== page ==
On September 2nd, half-way through the school day, I noticed that my left eye wasn’t working very well. I closed my right eye and then the flaw was obvious. A veil seemed to be covering about 2/3 of my left eye, leaving the bottom left peripheral “corner” the only usable region. I lived in denial the rest of the day, but that night, I couldn’t help but notice that Frasier looked like an alien. I went to bed, hoping that a night of sleep would magically remove the problem. Alas, in the morning, there was no change. Feeling a little uneasy about it, I went to the optical department at Walmart and a very nice lady said, “You have a detached retina.” She was almost apologetic about it. I became even more uneasy when she was clearly urgent about setting up an appointment with a specialist. The earliest available was the following morning.
Now that I had a diagnosis, my imagination provided an image of me sitting calmly and painlessly in a comfy chair while the doctor zapped me with laser that I wouldn’t even feel— repairing me in a jiffy. Followed by possibly two days of recovery.
That evening, at the urging of my family—and the disturbing fact that the “veil” seemed to have taken over even more of my left eye, I went to the ER to make sure that it wasn’t a mistake to wait until tomorrow to see a specialist. The doctor at the ER took a look, verified the diagnosis and gave me further reassuring details. Still, at this point, it was assumed that it would all be a matter of me sitting calmly and painlessly in a comfy chair while the doctor zapped me with laser that I wouldn’t even feel— repairing me in a jiffy. Followed by two days of recovery.
Friday: Julie drove me way down to south Denver, where Dr. Specialist took a look and told me exactly what needed to happen. It included diagrams.
“What we’re going to do is take the fluid out of your eye (an illustration showed pointy instruments skewering a cross-sectioned eyeball). Then we’ll close two holes in your retina with lasers. The third thing we’ll do is put a bubble in your eye. You will then need to remain face-down for a week with basically no activity at all.”
I stared at him with my one good eye.
More than once, he assured me that I would not recover all of my vision—that there would definitely be some loss of sight. How much would depend on how well the procedure went.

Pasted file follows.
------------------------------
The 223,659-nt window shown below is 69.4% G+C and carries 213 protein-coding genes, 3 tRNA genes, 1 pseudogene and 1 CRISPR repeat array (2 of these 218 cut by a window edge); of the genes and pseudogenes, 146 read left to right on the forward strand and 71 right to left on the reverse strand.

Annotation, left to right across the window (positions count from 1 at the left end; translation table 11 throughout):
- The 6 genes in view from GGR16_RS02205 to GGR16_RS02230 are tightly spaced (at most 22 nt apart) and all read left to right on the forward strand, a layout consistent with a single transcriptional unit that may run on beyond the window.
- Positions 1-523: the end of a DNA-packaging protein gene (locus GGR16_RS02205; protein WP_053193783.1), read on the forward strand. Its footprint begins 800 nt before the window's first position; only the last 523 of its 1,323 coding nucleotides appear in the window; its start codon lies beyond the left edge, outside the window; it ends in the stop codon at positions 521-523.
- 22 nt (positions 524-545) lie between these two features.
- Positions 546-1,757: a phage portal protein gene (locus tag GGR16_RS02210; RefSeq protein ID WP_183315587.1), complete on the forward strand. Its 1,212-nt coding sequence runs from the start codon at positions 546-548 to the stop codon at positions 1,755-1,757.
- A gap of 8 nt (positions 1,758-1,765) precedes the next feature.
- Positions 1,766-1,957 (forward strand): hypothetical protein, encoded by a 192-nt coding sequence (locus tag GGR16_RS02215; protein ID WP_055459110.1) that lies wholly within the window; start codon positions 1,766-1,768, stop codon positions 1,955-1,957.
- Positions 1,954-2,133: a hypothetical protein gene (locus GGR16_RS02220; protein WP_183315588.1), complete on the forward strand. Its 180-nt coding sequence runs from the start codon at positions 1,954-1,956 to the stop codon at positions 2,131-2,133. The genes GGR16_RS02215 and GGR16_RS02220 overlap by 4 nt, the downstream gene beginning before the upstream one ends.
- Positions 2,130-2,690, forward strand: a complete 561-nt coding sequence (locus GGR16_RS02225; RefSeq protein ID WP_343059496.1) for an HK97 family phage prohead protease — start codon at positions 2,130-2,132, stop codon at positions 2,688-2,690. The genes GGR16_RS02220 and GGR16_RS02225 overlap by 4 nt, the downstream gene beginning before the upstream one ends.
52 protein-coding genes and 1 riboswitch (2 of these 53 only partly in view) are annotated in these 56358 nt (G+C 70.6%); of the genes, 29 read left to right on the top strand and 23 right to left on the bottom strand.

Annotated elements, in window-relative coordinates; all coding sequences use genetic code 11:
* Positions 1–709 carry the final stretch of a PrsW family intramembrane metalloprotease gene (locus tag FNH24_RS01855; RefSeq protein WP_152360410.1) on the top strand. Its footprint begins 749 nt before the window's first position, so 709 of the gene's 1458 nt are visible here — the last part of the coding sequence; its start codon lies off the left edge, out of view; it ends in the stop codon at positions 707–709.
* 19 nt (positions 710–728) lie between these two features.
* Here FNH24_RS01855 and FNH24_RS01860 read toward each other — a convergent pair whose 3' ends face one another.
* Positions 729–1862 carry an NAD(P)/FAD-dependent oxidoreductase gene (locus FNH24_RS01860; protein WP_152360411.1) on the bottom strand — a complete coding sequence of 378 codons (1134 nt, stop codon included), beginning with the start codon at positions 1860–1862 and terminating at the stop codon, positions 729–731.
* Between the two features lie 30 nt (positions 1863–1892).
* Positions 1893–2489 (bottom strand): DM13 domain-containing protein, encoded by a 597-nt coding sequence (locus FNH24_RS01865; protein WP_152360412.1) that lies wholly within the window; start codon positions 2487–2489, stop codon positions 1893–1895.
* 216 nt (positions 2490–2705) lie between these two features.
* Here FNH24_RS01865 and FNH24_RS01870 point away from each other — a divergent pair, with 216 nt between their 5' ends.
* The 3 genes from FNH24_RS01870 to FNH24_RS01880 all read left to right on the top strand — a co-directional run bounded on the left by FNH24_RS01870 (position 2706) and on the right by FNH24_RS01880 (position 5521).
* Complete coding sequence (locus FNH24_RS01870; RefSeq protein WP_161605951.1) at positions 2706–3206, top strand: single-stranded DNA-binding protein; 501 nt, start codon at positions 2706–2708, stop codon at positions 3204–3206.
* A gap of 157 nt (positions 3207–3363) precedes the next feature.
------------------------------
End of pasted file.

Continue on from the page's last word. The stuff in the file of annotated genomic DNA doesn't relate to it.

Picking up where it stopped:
He said I could be conscious for the surgery or unconscious. I chose the chicken’s way out and elected to be completely switched off. He assured me that most men choose that option, whereas most women choose to be “awake.” I figured it had to do with their pain tolerance for childbirth.
After that, it was off to the races—one event moved into another. Within a few hours, I was set up for surgery one floor down. By noon-fifteen I was riding Valium into the Great La-La. In forty-five minutes I was coming to.
For two and half days I was not allowed to read. That was the only “painful” part of the whole thing. I listened to some stories and radio dramas. I also watched a limited amount of movies. Surprisingly, the week went by pretty fast. As mandatory physical-ailment-vacations go, it was a nice one.
Early in the game, I tried to blindly jot down a journal on my computer, to keep a record. Here is a sample:
Bret took the chirkn choice and elected to be totatlyyl knocked out The doctor said most men choose option two Most of the womdn choose option one Bret assumed there must be aonc nocneetion with childbrityh
I discontinued that approach.
I drank with a straw, I got a sore neck, I had to sleep face-down, Vicodin tucked me in every night. All in all, it wasn’t so bad. Now, the bubble in my eye has almost dissipated and as far as I can tell, my vision might actually end up being better than before this all happened. Yet another obvious indication that my life is blessed.